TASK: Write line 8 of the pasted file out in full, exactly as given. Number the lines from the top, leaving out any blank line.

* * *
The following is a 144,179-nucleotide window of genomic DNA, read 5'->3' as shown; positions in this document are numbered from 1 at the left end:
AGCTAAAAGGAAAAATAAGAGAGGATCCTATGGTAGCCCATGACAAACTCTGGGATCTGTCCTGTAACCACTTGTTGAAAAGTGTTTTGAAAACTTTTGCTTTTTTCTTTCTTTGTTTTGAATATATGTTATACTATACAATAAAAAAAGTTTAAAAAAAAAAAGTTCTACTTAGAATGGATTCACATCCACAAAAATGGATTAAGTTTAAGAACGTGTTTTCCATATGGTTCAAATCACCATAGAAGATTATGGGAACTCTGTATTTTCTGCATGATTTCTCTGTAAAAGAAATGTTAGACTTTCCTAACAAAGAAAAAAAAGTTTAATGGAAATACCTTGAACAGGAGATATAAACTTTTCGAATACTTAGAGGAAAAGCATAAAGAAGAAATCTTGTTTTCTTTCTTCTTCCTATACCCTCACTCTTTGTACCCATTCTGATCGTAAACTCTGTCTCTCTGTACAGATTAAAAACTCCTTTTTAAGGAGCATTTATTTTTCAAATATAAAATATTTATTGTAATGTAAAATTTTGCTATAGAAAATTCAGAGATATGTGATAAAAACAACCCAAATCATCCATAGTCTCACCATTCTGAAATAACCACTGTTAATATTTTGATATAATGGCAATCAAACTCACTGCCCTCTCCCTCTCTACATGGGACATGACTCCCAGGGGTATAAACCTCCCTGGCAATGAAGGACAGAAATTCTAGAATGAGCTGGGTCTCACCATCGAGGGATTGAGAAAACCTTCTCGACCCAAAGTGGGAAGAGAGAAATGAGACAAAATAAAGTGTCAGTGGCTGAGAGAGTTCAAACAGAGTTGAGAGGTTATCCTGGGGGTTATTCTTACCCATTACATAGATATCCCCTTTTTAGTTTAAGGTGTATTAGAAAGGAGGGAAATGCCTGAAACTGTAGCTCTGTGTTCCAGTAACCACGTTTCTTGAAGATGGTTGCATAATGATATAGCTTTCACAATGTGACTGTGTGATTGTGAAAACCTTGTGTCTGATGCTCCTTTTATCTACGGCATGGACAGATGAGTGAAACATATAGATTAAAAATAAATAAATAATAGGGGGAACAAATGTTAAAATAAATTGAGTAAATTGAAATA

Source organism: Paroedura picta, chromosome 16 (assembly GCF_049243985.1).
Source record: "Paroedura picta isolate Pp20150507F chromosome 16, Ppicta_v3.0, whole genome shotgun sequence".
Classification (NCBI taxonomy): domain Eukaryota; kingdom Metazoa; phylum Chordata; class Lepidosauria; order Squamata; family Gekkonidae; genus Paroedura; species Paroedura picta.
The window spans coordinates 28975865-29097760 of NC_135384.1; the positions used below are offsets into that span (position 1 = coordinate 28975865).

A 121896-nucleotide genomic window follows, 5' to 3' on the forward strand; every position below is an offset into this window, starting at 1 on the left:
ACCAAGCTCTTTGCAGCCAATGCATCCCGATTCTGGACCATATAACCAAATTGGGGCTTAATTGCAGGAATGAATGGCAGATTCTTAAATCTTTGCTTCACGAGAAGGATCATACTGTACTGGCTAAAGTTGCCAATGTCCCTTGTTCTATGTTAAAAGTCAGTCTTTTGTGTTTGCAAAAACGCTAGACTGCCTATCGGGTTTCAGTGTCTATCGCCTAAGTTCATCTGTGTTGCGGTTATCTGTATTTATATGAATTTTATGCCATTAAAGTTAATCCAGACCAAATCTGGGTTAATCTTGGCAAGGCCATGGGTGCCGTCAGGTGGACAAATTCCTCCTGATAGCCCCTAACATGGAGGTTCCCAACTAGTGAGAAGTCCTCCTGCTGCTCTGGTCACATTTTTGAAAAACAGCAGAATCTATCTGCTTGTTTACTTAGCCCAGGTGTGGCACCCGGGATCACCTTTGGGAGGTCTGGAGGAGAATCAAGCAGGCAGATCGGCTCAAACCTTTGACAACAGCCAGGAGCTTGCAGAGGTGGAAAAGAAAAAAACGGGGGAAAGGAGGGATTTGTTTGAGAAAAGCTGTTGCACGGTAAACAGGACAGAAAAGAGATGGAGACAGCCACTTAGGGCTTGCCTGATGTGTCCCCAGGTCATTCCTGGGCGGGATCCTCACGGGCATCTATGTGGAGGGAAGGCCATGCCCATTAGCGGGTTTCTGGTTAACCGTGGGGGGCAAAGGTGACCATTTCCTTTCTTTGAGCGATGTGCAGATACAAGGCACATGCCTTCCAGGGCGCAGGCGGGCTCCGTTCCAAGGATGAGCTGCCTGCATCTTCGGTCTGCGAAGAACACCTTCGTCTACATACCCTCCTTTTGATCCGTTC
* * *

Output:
ACCAAGCTCTTTGCAGCCAATGCATCCCGATTCTGGACCATATAACCAAATTGGGGCTTAATTGCAGGAATGAATGGCAGATTCTTAAATCTTTGCTTCACGAGAAGGATCATACTGTACTGGCTAAAGTTGCCAATGTCCCTTGTTCTATGTTAAAAGTCAGTCTTTTGTGTTTGCAAAAACGCTAGACTGCCTATCGGGTTTCAGTGTCTATCGCCTAAGTTCATCTGTGTTGCGGTTATCTGTATTTATATGAATTTTATGCCATTAAAGTTAATCCAGACCAAATCTGGGTTAATCTTGGCAAGGCCATGGGTGCCGTCAGGTGGACAAATTCCTCCTGATAGCCCCTAACATGGAGGTTCCCAACTAGTGAGAAGTCCTCCTGCTGCTCTGGTCACATTTTTGAAAAACAGCAGAATCTATCTGCTTGTTTACTTAGCCCAGGTGTGGCACCCGGGATCACCTTTGGGAGGTCTGGAGGAGAATCAAGCAGGCAGATCGGCTCAAACCTTTGACAACAGCCAGGAGCTTGCAGAGGTGGAAAAGAAAAAAACGGGGGAAAGGAGGGATTTGTTTGAGAAAAGCTGTTGCACGGTAAACAGGACAGAAAAGAGATGGAGACAGCCACTTAGGGCTTGCCTGATGTGTCCCCAGGTCATTCCTGGGCGGGATCCTCACGGGCATCTATGTGGAGGGAAGGCCATGCCCATTAGCGGGTTTCTGGTTAACCGTGGGGGGCAAAGGTGACCATTTCCTTTCTTTGAGCGATGTGCAGATACAAGGCACATGCCTTCCAGGGCGCAGGCGGGCTCCGTTCCAAGGATGAGCTGCCTGCATCTTCGGTCTGCGAAGAACACCTTCGTCTACATACCCTCCTTTTGATCCGTTC